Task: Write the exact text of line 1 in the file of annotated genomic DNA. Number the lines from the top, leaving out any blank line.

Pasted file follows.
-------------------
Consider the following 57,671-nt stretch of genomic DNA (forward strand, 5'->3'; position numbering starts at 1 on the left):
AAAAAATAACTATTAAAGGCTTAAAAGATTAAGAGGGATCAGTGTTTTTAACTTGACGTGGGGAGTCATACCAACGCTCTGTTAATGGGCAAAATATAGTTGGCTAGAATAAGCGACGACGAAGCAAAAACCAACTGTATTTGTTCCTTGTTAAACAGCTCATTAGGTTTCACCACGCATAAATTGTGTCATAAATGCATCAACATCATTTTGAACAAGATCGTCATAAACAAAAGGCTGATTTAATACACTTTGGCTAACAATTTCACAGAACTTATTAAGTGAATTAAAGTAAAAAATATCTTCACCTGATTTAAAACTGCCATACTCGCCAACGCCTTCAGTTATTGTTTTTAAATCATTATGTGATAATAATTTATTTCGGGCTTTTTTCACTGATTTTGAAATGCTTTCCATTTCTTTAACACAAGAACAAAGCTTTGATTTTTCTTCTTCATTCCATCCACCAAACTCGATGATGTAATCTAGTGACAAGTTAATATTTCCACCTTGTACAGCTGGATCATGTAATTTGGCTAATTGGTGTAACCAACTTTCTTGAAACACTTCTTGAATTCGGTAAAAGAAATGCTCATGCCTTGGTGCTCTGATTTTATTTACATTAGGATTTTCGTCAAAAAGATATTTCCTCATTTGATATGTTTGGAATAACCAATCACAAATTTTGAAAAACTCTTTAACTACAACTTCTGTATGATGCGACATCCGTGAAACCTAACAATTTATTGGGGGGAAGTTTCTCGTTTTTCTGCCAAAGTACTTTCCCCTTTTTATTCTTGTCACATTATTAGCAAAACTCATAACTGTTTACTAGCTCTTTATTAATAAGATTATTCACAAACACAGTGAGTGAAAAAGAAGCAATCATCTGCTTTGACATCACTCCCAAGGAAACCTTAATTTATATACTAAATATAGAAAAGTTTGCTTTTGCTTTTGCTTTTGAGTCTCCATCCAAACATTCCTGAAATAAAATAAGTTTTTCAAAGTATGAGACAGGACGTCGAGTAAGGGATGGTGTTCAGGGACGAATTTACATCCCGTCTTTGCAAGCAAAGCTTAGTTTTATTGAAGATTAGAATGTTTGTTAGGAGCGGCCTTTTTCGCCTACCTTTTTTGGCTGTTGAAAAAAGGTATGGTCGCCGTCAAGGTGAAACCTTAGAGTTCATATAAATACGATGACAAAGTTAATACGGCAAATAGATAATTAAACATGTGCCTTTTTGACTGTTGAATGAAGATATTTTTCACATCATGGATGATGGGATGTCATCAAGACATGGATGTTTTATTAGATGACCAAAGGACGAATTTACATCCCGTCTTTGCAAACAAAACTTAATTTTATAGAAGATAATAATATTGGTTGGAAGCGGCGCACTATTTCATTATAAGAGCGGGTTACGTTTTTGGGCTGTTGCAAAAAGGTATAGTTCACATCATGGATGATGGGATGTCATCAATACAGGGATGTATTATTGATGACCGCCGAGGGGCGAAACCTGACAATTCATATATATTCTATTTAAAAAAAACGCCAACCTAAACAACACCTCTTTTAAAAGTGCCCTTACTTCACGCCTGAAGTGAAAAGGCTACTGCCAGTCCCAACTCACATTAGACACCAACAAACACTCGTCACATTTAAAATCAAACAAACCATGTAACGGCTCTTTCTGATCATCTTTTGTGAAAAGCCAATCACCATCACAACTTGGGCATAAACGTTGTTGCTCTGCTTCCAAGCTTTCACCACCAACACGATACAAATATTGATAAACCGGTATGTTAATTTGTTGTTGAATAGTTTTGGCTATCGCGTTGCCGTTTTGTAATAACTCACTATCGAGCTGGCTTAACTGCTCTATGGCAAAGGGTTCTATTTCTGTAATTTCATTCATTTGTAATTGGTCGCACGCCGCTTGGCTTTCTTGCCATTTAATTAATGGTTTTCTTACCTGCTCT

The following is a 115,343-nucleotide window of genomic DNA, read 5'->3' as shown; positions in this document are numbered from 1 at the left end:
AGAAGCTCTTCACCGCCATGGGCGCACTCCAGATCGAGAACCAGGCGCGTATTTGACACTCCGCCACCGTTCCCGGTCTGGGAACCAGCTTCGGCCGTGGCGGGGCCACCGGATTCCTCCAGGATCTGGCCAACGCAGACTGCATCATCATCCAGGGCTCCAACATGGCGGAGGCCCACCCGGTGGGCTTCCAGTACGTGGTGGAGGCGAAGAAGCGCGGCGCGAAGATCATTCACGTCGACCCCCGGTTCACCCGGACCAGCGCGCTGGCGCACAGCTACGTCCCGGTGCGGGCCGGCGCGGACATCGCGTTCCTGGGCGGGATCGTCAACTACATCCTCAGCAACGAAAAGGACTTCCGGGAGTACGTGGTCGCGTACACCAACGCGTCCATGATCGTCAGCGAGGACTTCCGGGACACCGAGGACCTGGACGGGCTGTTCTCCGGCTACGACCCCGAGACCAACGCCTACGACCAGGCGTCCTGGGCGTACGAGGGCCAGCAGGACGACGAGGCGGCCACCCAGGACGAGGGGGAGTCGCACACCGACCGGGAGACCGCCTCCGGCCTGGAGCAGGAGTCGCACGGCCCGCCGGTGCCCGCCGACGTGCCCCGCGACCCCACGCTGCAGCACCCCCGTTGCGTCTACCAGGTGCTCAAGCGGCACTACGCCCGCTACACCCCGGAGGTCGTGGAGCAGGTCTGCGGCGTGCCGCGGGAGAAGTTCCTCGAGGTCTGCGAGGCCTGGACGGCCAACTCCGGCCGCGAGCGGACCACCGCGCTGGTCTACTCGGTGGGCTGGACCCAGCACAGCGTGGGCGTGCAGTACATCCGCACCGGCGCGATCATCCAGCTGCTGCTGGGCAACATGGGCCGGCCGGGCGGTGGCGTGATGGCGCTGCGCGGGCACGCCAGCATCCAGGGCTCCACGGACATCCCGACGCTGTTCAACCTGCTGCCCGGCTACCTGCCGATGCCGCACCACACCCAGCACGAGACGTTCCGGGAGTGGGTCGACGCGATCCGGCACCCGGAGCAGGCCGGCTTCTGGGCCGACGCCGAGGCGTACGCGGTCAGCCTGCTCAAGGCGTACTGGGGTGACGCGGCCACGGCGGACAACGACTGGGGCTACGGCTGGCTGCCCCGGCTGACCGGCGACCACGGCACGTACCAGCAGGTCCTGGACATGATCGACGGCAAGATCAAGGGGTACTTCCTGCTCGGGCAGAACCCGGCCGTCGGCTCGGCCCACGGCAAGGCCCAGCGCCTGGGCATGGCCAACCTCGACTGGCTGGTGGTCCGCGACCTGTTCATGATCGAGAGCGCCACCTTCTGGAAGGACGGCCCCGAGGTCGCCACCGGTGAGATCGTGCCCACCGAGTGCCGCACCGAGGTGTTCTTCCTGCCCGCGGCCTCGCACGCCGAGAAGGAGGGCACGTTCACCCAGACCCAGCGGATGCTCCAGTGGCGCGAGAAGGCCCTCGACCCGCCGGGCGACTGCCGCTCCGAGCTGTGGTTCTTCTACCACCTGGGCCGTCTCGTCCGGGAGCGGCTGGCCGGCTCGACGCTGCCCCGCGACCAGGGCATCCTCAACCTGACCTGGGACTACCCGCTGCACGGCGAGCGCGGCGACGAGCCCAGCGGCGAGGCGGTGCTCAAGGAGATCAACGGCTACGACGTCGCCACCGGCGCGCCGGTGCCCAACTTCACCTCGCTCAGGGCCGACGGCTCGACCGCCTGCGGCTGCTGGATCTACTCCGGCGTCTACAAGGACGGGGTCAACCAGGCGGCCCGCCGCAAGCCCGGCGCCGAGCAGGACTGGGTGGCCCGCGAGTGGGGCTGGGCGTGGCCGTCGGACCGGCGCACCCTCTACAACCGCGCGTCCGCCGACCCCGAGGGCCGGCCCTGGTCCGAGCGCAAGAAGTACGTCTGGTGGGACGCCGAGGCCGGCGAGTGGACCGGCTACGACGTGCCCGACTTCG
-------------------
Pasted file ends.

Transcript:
Consider the following 57,671-nt stretch of genomic DNA (forward strand, 5'->3'; position numbering starts at 1 on the left):